The Fureys: 'We can't imagine doing anything else'

For brothers Eddie and George, family is everything, and audiences in Belfast and Derry are invited to be part of theirs this Christmas as the two toast 40 years in Irish folk music

(L-R) Eddie and George Furey

Having just returned from touring Holland, one could forgive Eddie and George Furey for being a little tired and grumpy as they sit down to chat with me near the window of a bar in Belfast's Waterfront Hall. 

Not a bit of it. As it was with the time we last met, three and a half years ago, their spirits are high and their senses of humour are truly intact.

Currently in the north to promote their upcoming concerts, two of which will take place here at the Waterfront (January 12) and at Derry~Londonderry's Millennium Forum (December 27), the Dublin-born brothers are as full of seasonal goodwill as one can be. Even George's jumper bears a pattern of penguins which would make anybody grin.

'I'm expecting bad weather', he laughs. 'You know how the world is changing at the moment. It won’t be long before the penguins join us down here!'

It's a nice way of 'breaking the ice'; making people happy, something the Fureys have more than mastered in what amounts to four decades of performing. In a time period where musical trends change with great frequency their legendary singing and storytelling has endured and resonated with their loyal followers and lovers of folk music worldwide. So what keeps them going?

George believes it's the adrenaline. 'Imagine going to interview someone who you're really excited about meeting, and then watching them be happy in your company while you carry out your work. They're clearly feeling good, so you do too. That's the most important thing we get from it all. It's why we love what we do. And we can't imagine doing anything else.'

Fureys 3

Busking in Belfast city centre

Eddie agrees. 'We get so much of a buzz from performing so frequently that we get used to it. Which means that even when we're supposed to be enjoying downtime, we can't help but feel downbeat to a certain extent. But that keeps us going. Besides, we know there's someone up there looking after us.'

And there are likely to be many looking at and cheering with George, Eddie and their band as they bring their accordions, mandolins, whistles, guitars and more to the Waterfront and the Forum. Belfast and Derry have a very homely feel for the brothers – not only do they have friends in both cities, but to them, the Waterfront is like a 'big folk club' where everyone seems to know their songs.

'I don't like playing big arenas where you can't see the people', says George. 'Where you'd need a pair of binoculars, and that's not a concert. What you get in the Waterfront is different. They're all around you, and there's an intimate feel to it.'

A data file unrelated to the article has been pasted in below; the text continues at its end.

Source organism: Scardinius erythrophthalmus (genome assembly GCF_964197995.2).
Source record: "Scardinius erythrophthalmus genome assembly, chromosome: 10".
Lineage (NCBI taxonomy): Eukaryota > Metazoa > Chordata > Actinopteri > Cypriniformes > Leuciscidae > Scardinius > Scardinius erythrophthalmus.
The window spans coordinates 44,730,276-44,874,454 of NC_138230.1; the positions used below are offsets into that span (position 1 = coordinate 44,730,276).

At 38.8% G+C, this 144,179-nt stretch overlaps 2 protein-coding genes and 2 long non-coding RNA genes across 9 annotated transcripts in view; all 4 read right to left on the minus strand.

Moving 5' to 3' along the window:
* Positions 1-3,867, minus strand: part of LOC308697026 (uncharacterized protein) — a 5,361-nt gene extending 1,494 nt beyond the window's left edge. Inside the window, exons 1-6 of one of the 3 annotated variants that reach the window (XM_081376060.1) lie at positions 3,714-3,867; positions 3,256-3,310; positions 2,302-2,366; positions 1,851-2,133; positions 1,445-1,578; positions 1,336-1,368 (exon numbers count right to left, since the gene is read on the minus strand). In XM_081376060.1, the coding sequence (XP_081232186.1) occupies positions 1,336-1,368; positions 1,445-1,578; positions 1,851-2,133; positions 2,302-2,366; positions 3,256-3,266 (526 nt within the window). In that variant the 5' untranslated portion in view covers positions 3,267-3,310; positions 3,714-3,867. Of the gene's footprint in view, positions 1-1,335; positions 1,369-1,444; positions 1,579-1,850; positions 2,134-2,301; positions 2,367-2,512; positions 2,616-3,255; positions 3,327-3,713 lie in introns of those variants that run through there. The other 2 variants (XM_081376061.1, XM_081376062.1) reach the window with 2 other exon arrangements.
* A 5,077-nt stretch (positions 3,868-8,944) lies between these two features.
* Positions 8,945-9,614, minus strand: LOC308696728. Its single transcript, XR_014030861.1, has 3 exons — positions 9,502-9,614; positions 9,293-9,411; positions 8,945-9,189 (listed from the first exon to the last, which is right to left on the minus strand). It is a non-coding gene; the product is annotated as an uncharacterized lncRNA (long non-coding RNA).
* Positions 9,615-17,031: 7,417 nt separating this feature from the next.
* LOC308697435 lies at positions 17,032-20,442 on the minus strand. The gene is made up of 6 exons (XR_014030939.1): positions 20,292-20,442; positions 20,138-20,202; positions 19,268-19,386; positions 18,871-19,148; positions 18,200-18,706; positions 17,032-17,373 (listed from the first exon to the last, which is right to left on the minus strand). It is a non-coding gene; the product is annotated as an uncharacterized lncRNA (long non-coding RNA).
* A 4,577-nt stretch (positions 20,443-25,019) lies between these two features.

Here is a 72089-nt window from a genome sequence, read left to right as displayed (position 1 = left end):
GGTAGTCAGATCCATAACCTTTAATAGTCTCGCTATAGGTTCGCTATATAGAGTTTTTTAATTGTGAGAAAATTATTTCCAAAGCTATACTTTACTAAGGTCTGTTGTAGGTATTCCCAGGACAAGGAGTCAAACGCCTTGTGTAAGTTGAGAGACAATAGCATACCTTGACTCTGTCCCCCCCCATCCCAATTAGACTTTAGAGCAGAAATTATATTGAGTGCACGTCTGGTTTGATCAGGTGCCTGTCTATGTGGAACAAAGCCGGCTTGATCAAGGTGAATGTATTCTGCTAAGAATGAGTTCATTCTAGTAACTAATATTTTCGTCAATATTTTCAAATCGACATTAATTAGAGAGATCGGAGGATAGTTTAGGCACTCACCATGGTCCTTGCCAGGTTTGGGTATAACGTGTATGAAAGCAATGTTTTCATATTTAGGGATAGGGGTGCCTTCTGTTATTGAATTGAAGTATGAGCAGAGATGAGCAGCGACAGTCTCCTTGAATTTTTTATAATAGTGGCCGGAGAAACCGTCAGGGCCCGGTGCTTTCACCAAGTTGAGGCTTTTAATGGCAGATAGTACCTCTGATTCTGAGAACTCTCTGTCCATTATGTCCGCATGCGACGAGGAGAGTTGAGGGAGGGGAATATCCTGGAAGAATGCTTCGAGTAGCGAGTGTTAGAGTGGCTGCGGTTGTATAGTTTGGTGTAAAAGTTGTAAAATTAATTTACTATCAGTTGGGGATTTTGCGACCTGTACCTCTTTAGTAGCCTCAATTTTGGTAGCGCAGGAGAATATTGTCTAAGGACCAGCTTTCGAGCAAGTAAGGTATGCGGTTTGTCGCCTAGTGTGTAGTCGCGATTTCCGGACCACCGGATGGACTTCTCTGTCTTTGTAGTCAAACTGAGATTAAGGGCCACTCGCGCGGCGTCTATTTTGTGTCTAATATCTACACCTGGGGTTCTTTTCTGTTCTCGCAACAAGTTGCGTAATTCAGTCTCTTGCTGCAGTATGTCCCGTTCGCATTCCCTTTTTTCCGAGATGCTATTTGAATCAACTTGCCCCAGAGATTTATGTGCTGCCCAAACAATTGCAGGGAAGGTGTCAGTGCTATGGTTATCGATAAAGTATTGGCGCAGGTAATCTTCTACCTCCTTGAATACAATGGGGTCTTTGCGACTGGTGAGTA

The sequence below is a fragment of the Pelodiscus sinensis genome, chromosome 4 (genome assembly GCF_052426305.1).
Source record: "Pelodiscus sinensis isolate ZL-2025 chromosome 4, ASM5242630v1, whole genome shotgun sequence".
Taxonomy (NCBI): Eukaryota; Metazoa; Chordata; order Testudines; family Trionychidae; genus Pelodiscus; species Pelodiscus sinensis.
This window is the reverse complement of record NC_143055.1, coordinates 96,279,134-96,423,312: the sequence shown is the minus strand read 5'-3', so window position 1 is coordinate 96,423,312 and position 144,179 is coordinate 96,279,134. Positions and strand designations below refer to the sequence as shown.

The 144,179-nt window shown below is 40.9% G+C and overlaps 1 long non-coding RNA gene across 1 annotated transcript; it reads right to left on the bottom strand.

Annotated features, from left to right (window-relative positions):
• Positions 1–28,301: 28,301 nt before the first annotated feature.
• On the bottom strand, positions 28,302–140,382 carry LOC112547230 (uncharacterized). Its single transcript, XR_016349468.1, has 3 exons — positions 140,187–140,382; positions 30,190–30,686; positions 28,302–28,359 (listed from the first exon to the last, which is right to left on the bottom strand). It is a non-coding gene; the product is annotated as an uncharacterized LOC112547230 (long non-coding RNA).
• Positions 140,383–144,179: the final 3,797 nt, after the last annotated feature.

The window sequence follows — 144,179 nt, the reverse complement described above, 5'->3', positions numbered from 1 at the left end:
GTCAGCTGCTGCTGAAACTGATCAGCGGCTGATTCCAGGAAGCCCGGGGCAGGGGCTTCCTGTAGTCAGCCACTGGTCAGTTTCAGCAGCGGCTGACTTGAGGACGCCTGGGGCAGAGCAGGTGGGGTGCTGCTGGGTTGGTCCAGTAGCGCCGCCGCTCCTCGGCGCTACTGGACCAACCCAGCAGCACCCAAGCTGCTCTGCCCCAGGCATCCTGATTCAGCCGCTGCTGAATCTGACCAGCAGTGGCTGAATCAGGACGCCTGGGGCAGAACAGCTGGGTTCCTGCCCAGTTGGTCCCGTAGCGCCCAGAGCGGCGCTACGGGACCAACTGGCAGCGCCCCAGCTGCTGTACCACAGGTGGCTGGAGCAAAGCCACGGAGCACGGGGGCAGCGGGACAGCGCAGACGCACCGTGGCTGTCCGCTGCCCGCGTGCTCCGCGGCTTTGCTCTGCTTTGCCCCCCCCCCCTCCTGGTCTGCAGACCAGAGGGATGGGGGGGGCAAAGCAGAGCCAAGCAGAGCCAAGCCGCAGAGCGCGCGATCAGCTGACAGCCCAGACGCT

As there is with the Forum, which Eddie views as a great place to play with a friendly crowd. 'We’re able to play there as well as we are in the Dublin folk clubs. It doesn't matter if we perform in front of 60 people, or six thousand – we are always inspired to do our best.'

Of course, the musical journey of the Furey brothers has never been just about George and Eddie – Finbar Furey left the band more than 20 years ago to pursue a solo career, and Paul Furey died of cancer in 2002.


Eddie (centre) on stage with Paul Furey (right) - image from

'When Finbar went off to do his own thing, we wished him the best of luck', Eddie reminisces. 'We took the reigns, looked back to the way we started the band and added to that in leaps and bounds. Paul... has never really gone. We miss him every day and night. He was a great accordion player, storyteller and joker.'

It seems only fitting that the positive spirit of the late, lamented Furey lives on in the series of concerts that audiences enjoy today from this close-knit family band. Concerts, I am told, that are akin to what you'll see on TV or read in a newspaper, bringing everything the Fureys hear from 'left, right and centre' over the world into the stories they tell and the songs they sing, performed by singers and instrumentalists who are as human and approachable on-stage musicians as they are off.

'We never set out to disappoint anyone', says George. 'If a fan requests a song in advance that is very dear to their heart, we won’t say no to performing it, even if it means taking another song out of the set list.'

Having that kind of family unity with audiences as well as themselves is quite the gift, and with Brexit getting ever nearer and Stormont still empty, people have never seemed more in need of unity. The sentiments of 'The Green Fields Of France' are bound to ring especially strong and true in Belfast and Derry.

'Music has done more to bring people together than any politics', the brothers tell me. 'It's united so many different cultures. But whatever happens, happens... we'll still be here. Doing what we do best. Making people happy. It's written in the stars.'

To reference a Bob Dylan song the band recently covered, the times may indeed be 'a changing', but it looks like the consistency and quality of The Fureys never will. For that, we can be grateful. Especially around Christmas time.

The Fureys will perform at Derry's Millennium Forum on December 27. Book tickets here. On January 12 2019 they'll then visit Belfast's Waterfront Hall – click here to book. You can also catch The Fureys at the Market Place Theatre, Armagh on January 19, the Whistledown Hotel, Warrenpoint on February 22, the Ardowen Theatre, Enniskillen on February 23 and the Braid Arts Centre, Ballymena on March 23. Stay up to date with future announcements and tour dates by going to